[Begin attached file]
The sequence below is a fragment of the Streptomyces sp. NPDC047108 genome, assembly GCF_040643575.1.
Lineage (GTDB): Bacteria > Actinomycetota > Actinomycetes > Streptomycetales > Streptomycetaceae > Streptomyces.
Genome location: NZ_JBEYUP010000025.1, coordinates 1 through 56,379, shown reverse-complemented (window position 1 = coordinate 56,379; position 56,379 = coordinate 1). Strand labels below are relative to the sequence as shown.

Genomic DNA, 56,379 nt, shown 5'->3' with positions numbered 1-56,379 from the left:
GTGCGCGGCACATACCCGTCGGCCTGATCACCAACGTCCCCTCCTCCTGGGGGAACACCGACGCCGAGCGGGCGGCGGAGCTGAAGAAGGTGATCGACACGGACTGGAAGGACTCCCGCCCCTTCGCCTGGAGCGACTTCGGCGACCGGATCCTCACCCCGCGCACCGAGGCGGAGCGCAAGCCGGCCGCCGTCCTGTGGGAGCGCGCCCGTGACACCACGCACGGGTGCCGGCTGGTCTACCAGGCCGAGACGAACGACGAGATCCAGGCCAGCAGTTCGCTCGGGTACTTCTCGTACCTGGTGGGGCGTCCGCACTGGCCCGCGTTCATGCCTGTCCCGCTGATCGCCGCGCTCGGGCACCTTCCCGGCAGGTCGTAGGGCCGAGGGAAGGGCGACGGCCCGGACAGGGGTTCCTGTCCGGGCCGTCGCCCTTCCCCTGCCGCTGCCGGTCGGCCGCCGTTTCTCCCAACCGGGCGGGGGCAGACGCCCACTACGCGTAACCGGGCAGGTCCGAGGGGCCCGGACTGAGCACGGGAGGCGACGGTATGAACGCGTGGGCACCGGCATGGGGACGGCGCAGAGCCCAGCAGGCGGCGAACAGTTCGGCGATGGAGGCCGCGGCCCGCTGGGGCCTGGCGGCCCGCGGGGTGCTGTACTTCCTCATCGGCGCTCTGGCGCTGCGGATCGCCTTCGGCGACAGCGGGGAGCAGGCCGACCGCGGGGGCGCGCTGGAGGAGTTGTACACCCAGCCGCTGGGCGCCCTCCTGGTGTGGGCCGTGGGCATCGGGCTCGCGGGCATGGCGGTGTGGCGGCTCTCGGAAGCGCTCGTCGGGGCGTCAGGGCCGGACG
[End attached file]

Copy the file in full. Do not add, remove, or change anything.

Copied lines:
The sequence below is a fragment of the Streptomyces sp. NPDC047108 genome, assembly GCF_040643575.1.
Lineage (GTDB): Bacteria > Actinomycetota > Actinomycetes > Streptomycetales > Streptomycetaceae > Streptomyces.
Genome location: NZ_JBEYUP010000025.1, coordinates 1 through 56,379, shown reverse-complemented (window position 1 = coordinate 56,379; position 56,379 = coordinate 1). Strand labels below are relative to the sequence as shown.

Genomic DNA, 56,379 nt, shown 5'->3' with positions numbered 1-56,379 from the left:
GTGCGCGGCACATACCCGTCGGCCTGATCACCAACGTCCCCTCCTCCTGGGGGAACACCGACGCCGAGCGGGCGGCGGAGCTGAAGAAGGTGATCGACACGGACTGGAAGGACTCCCGCCCCTTCGCCTGGAGCGACTTCGGCGACCGGATCCTCACCCCGCGCACCGAGGCGGAGCGCAAGCCGGCCGCCGTCCTGTGGGAGCGCGCCCGTGACACCACGCACGGGTGCCGGCTGGTCTACCAGGCCGAGACGAACGACGAGATCCAGGCCAGCAGTTCGCTCGGGTACTTCTCGTACCTGGTGGGGCGTCCGCACTGGCCCGCGTTCATGCCTGTCCCGCTGATCGCCGCGCTCGGGCACCTTCCCGGCAGGTCGTAGGGCCGAGGGAAGGGCGACGGCCCGGACAGGGGTTCCTGTCCGGGCCGTCGCCCTTCCCCTGCCGCTGCCGGTCGGCCGCCGTTTCTCCCAACCGGGCGGGGGCAGACGCCCACTACGCGTAACCGGGCAGGTCCGAGGGGCCCGGACTGAGCACGGGAGGCGACGGTATGAACGCGTGGGCACCGGCATGGGGACGGCGCAGAGCCCAGCAGGCGGCGAACAGTTCGGCGATGGAGGCCGCGGCCCGCTGGGGCCTGGCGGCCCGCGGGGTGCTGTACTTCCTCATCGGCGCTCTGGCGCTGCGGATCGCCTTCGGCGACAGCGGGGAGCAGGCCGACCGCGGGGGCGCGCTGGAGGAGTTGTACACCCAGCCGCTGGGCGCCCTCCTGGTGTGGGCCGTGGGCATCGGGCTCGCGGGCATGGCGGTGTGGCGGCTCTCGGAAGCGCTCGTCGGGGCGTCAGGGCCGGACG